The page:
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Michael Cohen Denies Report About Prague Cell Phone Signal

A mobile phone traced to President Trump’s former lawyer Michael Cohen sent signals to cell towers in Prague during the summer of 2016, a possible sign that Cohen did go to the country to secretly meet with Russian officials during the presidential campaign, McClatchy DC reported.

However, Cohen quickly denied the report, noting that he has never been to Prague and that Robert Mueller knows the truth.

At the time of the reported cell phone ping, either in late August or early September, an Eastern European intelligence agency separately also overheard a conversation between Russians noting that Cohen had been in Prague, the report claims.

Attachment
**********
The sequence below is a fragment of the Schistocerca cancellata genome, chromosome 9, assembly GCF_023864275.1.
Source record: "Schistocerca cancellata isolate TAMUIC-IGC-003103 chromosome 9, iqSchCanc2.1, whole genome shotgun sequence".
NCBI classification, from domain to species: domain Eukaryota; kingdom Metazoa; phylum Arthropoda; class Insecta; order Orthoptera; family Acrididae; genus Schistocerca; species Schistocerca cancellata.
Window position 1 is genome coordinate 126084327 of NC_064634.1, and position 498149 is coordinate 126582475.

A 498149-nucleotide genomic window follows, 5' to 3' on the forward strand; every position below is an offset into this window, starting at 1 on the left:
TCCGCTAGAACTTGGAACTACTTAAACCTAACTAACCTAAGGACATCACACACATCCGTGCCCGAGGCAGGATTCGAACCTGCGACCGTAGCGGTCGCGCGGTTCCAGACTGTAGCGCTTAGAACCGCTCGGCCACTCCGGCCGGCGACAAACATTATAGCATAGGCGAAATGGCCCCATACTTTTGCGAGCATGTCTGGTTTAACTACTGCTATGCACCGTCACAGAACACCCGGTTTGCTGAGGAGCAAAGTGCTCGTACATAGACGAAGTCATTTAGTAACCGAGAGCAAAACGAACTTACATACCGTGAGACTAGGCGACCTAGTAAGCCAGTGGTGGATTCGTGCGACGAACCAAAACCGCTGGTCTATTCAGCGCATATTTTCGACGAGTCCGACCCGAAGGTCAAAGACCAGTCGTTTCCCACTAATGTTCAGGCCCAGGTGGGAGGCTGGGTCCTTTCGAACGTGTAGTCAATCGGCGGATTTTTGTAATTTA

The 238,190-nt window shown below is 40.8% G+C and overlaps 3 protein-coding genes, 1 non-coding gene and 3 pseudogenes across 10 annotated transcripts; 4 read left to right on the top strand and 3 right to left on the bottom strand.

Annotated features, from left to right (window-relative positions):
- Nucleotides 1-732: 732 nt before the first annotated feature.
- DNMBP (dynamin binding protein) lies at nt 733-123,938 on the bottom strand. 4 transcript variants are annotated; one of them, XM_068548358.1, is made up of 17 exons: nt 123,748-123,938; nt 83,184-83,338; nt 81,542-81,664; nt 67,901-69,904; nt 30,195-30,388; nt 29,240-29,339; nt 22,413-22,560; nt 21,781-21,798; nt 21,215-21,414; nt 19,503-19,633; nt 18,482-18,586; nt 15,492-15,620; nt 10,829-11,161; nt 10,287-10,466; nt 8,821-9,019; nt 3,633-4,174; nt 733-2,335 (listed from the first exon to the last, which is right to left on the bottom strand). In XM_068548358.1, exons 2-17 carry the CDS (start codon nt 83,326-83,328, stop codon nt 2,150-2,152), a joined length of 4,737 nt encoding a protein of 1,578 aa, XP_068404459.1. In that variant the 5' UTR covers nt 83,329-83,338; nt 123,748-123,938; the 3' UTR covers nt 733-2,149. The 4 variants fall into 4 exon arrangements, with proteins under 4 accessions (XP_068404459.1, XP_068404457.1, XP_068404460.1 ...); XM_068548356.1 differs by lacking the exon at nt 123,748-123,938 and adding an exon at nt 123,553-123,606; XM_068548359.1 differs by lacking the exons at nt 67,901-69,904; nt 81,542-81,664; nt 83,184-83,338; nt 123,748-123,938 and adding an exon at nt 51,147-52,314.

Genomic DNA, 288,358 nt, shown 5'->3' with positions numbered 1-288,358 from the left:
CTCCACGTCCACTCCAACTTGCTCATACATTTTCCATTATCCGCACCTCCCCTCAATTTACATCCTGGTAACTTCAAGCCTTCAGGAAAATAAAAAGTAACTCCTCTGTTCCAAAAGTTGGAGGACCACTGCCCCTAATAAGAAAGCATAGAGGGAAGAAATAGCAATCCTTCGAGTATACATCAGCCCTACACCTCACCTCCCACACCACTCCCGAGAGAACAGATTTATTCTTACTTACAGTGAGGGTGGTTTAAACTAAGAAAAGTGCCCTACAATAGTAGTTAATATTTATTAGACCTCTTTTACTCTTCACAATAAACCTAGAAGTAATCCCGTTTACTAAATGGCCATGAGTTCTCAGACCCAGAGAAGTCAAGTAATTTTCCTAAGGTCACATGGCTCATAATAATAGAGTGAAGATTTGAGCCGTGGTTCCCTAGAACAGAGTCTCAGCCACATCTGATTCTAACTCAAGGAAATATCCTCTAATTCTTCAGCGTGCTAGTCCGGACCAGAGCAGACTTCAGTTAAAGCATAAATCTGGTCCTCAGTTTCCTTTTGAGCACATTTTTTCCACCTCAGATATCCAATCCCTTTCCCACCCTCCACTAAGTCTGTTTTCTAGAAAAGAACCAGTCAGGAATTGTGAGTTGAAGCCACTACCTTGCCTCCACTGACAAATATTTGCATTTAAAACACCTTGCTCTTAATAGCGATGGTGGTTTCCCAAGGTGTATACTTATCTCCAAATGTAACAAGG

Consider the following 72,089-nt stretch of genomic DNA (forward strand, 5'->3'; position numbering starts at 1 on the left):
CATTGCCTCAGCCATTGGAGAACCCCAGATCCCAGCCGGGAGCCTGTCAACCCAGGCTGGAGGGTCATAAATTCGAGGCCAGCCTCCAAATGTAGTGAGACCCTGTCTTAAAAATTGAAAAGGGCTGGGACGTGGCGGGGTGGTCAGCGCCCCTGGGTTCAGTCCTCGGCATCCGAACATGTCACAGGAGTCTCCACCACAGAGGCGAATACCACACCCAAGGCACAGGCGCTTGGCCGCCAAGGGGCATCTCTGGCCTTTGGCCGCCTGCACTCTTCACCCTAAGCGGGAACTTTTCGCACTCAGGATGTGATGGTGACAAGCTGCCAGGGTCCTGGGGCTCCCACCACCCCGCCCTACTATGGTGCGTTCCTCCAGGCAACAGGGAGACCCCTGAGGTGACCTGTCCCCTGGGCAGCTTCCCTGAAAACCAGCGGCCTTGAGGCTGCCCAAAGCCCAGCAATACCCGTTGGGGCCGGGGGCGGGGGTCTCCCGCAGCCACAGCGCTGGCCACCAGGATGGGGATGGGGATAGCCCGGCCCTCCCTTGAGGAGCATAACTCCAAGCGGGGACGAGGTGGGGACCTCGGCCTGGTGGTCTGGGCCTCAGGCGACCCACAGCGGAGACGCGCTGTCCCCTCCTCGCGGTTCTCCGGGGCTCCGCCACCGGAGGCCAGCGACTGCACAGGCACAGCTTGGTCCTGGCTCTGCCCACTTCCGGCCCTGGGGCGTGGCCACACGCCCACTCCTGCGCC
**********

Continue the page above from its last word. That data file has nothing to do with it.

The two new pieces of evidence bolster allegations that Cohen — then a close Trump aide — may have been more active than was previously known as an intermediary with Russia as it meddled with the 2016 election.

Cohen has repeatedly publicly denied visiting Prague or meeting Russians there, and his latest tweet suggests he hasn’t said said anything different to Robert Mueller’s investigators.

The Prague claim first surfaced in the so-called Steele Dossier, a package of claims about Trump and the Russians that the president has called “a pile of garbage.”

The cell phone discovery doesn’t say much — such as who Cohen may have talked to and about what.

Alyssa Fisher is a news writer at the Forward. Email her at fisher@forward.com, or follow her on Twitter at @alyssalfisher

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